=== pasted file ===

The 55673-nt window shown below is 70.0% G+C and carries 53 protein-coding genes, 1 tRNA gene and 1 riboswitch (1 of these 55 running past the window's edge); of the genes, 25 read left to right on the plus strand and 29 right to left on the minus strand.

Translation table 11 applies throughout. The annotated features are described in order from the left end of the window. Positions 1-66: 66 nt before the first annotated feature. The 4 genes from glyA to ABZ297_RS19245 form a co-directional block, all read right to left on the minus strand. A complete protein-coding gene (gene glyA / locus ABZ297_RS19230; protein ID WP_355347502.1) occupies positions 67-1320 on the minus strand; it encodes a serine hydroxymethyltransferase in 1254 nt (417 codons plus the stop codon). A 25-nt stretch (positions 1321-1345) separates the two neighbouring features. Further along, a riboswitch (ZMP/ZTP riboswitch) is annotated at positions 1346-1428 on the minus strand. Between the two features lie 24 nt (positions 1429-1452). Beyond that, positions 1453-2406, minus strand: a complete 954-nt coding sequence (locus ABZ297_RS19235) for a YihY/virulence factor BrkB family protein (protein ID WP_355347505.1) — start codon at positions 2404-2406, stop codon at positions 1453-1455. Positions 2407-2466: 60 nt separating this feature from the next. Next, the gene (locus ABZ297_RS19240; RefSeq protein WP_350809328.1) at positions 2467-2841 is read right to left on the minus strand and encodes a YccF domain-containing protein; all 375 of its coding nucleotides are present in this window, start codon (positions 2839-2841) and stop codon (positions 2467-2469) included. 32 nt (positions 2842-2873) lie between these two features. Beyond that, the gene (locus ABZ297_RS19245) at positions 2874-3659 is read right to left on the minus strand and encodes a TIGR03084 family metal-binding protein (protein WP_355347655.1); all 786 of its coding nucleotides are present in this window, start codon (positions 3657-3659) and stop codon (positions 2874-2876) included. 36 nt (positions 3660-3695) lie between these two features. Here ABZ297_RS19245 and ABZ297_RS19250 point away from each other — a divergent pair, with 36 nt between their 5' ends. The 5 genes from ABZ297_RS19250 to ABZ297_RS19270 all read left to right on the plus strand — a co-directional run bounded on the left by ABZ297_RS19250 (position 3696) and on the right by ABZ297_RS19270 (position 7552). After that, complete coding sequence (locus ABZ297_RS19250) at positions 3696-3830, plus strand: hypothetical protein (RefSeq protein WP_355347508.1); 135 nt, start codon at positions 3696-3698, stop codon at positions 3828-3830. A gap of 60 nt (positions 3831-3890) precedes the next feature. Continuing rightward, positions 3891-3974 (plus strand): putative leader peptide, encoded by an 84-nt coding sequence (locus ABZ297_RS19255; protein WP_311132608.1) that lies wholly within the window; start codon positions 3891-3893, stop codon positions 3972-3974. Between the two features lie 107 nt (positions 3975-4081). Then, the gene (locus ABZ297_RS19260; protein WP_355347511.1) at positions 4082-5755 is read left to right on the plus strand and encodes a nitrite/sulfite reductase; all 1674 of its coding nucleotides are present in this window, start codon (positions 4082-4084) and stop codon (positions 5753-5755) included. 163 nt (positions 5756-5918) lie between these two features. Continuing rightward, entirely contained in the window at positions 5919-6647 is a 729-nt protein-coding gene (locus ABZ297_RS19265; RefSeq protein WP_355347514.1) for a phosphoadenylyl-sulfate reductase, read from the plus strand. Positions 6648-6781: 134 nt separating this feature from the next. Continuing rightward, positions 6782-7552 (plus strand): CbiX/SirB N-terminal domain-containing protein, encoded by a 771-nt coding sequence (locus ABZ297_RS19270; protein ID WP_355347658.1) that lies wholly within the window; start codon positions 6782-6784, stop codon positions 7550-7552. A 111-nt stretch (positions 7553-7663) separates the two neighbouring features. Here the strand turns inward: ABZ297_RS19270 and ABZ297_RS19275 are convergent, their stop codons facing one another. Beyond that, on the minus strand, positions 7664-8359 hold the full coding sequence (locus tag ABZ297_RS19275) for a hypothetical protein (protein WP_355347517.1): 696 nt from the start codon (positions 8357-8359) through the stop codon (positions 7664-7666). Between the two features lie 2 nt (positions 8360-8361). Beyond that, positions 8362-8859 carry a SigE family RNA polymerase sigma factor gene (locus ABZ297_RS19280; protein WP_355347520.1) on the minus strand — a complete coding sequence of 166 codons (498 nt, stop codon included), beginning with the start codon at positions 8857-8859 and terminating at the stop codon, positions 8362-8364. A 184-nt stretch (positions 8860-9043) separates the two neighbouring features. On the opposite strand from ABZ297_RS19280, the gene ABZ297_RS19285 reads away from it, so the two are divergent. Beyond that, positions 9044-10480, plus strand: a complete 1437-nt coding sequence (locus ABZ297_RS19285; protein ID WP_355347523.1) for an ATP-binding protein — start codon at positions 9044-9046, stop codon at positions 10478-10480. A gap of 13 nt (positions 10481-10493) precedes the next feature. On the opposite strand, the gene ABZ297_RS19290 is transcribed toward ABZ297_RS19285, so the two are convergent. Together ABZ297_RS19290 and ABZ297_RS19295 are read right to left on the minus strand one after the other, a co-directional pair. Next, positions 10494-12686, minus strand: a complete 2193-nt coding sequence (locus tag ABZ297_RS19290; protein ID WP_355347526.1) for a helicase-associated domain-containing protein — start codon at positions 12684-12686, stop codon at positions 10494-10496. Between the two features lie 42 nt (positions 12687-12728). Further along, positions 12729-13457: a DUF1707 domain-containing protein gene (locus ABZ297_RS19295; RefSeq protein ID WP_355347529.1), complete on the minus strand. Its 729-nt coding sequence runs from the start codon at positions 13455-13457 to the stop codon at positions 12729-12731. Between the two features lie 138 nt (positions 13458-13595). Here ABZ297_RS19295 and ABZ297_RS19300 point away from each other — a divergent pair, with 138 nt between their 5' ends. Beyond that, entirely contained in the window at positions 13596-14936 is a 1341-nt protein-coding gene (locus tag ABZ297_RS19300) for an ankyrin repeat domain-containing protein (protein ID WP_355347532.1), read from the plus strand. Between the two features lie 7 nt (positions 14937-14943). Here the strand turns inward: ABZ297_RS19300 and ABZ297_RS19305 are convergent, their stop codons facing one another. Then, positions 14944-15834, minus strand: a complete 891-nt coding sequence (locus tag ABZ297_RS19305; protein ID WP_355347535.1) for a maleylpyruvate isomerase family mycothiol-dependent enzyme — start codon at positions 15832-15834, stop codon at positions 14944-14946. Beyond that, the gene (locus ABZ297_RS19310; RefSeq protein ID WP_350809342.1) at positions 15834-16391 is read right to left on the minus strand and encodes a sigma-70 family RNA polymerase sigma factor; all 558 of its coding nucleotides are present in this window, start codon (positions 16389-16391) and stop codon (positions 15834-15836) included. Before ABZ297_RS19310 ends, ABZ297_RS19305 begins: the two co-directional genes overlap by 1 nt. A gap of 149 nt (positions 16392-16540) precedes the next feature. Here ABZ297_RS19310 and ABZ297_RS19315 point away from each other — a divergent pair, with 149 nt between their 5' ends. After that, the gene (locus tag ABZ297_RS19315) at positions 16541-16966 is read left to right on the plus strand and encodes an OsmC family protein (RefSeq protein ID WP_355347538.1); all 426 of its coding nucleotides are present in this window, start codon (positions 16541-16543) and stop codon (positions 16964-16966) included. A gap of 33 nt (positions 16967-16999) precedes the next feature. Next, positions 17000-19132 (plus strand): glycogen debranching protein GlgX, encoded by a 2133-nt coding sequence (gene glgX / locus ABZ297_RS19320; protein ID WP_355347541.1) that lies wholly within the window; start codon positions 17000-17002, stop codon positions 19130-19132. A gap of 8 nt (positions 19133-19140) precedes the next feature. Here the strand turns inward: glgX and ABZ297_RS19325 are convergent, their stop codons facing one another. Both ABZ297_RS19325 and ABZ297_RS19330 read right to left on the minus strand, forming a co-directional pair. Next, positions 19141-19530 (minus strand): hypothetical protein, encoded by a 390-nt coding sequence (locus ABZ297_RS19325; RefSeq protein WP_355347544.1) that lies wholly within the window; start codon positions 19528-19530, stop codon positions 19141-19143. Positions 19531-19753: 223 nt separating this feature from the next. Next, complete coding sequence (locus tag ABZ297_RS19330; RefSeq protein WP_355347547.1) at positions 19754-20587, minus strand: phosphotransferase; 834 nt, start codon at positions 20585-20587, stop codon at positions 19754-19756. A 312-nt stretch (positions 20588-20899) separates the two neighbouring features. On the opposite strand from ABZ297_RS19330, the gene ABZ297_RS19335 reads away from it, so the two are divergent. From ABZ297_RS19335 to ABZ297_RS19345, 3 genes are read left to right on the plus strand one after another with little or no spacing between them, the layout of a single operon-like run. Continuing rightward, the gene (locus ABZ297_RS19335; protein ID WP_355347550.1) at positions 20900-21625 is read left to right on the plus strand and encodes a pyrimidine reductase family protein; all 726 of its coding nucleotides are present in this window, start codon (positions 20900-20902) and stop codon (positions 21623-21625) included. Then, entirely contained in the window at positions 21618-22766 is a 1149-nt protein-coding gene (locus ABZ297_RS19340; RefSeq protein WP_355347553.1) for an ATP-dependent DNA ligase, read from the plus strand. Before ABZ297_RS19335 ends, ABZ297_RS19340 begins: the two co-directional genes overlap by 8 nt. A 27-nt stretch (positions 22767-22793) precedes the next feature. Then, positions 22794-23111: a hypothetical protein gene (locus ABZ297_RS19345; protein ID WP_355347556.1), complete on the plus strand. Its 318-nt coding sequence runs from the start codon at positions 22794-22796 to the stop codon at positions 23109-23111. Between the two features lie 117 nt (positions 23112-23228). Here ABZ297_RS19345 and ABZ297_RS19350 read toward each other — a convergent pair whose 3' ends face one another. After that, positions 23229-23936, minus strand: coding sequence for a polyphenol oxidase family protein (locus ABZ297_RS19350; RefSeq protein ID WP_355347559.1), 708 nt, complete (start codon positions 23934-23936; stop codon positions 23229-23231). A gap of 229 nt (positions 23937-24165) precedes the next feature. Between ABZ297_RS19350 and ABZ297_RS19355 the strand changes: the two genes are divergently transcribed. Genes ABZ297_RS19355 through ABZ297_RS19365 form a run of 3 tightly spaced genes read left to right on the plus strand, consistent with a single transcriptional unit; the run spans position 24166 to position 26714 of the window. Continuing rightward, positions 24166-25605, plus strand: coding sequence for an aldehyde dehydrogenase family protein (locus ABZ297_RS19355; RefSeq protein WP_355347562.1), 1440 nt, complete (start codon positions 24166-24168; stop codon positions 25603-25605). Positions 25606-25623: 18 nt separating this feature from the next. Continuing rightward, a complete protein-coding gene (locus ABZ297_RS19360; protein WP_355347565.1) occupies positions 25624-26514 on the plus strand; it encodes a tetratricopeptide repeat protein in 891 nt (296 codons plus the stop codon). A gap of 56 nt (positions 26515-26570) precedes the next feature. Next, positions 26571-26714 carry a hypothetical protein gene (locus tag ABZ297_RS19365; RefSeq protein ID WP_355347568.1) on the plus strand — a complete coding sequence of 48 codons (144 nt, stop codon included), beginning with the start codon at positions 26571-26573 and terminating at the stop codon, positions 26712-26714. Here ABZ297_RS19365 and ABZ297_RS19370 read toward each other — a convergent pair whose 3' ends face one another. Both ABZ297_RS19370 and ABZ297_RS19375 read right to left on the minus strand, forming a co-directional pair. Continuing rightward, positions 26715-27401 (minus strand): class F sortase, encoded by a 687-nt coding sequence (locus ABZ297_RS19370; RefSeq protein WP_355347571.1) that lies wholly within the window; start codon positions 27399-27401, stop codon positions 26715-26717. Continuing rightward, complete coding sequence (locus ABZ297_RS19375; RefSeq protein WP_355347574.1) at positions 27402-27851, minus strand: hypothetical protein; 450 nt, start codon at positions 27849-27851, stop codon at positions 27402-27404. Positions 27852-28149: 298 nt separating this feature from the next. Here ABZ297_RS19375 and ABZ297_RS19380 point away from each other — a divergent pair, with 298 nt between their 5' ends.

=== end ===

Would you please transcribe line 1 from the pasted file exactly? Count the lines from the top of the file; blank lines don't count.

The 55673-nt window shown below is 70.0% G+C and carries 53 protein-coding genes, 1 tRNA gene and 1 riboswitch (1 of these 55 running past the window's edge); of the genes, 25 read left to right on the plus strand and 29 right to left on the minus strand.